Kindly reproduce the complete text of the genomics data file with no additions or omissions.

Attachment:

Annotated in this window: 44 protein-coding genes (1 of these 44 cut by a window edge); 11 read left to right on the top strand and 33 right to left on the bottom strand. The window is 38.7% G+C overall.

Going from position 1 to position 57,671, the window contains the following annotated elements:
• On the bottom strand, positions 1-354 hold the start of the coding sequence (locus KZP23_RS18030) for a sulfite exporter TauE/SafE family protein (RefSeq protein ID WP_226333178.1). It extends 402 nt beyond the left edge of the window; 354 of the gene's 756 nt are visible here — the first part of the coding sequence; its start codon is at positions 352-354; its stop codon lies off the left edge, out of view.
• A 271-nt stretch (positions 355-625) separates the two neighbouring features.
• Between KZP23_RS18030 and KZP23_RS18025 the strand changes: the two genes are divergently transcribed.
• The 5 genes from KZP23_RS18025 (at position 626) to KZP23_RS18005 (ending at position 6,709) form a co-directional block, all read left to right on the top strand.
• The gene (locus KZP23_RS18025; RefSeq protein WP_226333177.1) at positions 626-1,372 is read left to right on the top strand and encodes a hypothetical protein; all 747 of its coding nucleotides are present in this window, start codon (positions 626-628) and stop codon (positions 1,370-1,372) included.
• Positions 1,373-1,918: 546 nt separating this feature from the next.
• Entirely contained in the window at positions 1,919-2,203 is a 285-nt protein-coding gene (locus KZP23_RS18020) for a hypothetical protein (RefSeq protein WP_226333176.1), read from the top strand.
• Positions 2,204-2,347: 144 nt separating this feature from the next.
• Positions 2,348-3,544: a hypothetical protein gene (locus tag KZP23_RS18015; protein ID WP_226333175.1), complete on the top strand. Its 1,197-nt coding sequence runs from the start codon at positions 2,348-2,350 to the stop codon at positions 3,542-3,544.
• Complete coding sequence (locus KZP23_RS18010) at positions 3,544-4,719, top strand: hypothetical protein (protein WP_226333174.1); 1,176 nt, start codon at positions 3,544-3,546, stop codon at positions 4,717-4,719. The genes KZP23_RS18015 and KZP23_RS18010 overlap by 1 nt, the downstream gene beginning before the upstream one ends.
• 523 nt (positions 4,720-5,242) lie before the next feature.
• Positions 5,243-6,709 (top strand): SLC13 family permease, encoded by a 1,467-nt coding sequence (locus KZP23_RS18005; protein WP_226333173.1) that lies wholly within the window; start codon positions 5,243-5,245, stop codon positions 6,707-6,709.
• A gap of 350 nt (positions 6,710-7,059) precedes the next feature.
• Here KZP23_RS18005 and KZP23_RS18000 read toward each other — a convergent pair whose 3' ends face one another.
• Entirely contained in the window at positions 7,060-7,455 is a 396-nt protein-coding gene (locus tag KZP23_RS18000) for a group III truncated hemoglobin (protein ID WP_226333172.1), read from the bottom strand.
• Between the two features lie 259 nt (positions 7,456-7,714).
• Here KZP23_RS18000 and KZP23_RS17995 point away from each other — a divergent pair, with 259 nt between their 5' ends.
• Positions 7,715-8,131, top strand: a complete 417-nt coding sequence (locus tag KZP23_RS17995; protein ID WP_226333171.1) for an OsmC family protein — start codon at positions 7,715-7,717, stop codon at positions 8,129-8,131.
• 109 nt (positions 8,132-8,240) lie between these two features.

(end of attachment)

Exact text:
Annotated in this window: 44 protein-coding genes (1 of these 44 cut by a window edge); 11 read left to right on the top strand and 33 right to left on the bottom strand. The window is 38.7% G+C overall.

Going from position 1 to position 57,671, the window contains the following annotated elements:
• On the bottom strand, positions 1-354 hold the start of the coding sequence (locus KZP23_RS18030) for a sulfite exporter TauE/SafE family protein (RefSeq protein ID WP_226333178.1). It extends 402 nt beyond the left edge of the window; 354 of the gene's 756 nt are visible here — the first part of the coding sequence; its start codon is at positions 352-354; its stop codon lies off the left edge, out of view.
• A 271-nt stretch (positions 355-625) separates the two neighbouring features.
• Between KZP23_RS18030 and KZP23_RS18025 the strand changes: the two genes are divergently transcribed.
• The 5 genes from KZP23_RS18025 (at position 626) to KZP23_RS18005 (ending at position 6,709) form a co-directional block, all read left to right on the top strand.
• The gene (locus KZP23_RS18025; RefSeq protein WP_226333177.1) at positions 626-1,372 is read left to right on the top strand and encodes a hypothetical protein; all 747 of its coding nucleotides are present in this window, start codon (positions 626-628) and stop codon (positions 1,370-1,372) included.
• Positions 1,373-1,918: 546 nt separating this feature from the next.
• Entirely contained in the window at positions 1,919-2,203 is a 285-nt protein-coding gene (locus KZP23_RS18020) for a hypothetical protein (RefSeq protein WP_226333176.1), read from the top strand.
• Positions 2,204-2,347: 144 nt separating this feature from the next.
• Positions 2,348-3,544: a hypothetical protein gene (locus tag KZP23_RS18015; protein ID WP_226333175.1), complete on the top strand. Its 1,197-nt coding sequence runs from the start codon at positions 2,348-2,350 to the stop codon at positions 3,542-3,544.
• Complete coding sequence (locus KZP23_RS18010) at positions 3,544-4,719, top strand: hypothetical protein (protein WP_226333174.1); 1,176 nt, start codon at positions 3,544-3,546, stop codon at positions 4,717-4,719. The genes KZP23_RS18015 and KZP23_RS18010 overlap by 1 nt, the downstream gene beginning before the upstream one ends.
• 523 nt (positions 4,720-5,242) lie before the next feature.
• Positions 5,243-6,709 (top strand): SLC13 family permease, encoded by a 1,467-nt coding sequence (locus KZP23_RS18005; protein WP_226333173.1) that lies wholly within the window; start codon positions 5,243-5,245, stop codon positions 6,707-6,709.
• A gap of 350 nt (positions 6,710-7,059) precedes the next feature.
• Here KZP23_RS18005 and KZP23_RS18000 read toward each other — a convergent pair whose 3' ends face one another.
• Entirely contained in the window at positions 7,060-7,455 is a 396-nt protein-coding gene (locus tag KZP23_RS18000) for a group III truncated hemoglobin (protein ID WP_226333172.1), read from the bottom strand.
• Between the two features lie 259 nt (positions 7,456-7,714).
• Here KZP23_RS18000 and KZP23_RS17995 point away from each other — a divergent pair, with 259 nt between their 5' ends.
• Positions 7,715-8,131, top strand: a complete 417-nt coding sequence (locus tag KZP23_RS17995; protein ID WP_226333171.1) for an OsmC family protein — start codon at positions 7,715-7,717, stop codon at positions 8,129-8,131.
• 109 nt (positions 8,132-8,240) lie between these two features.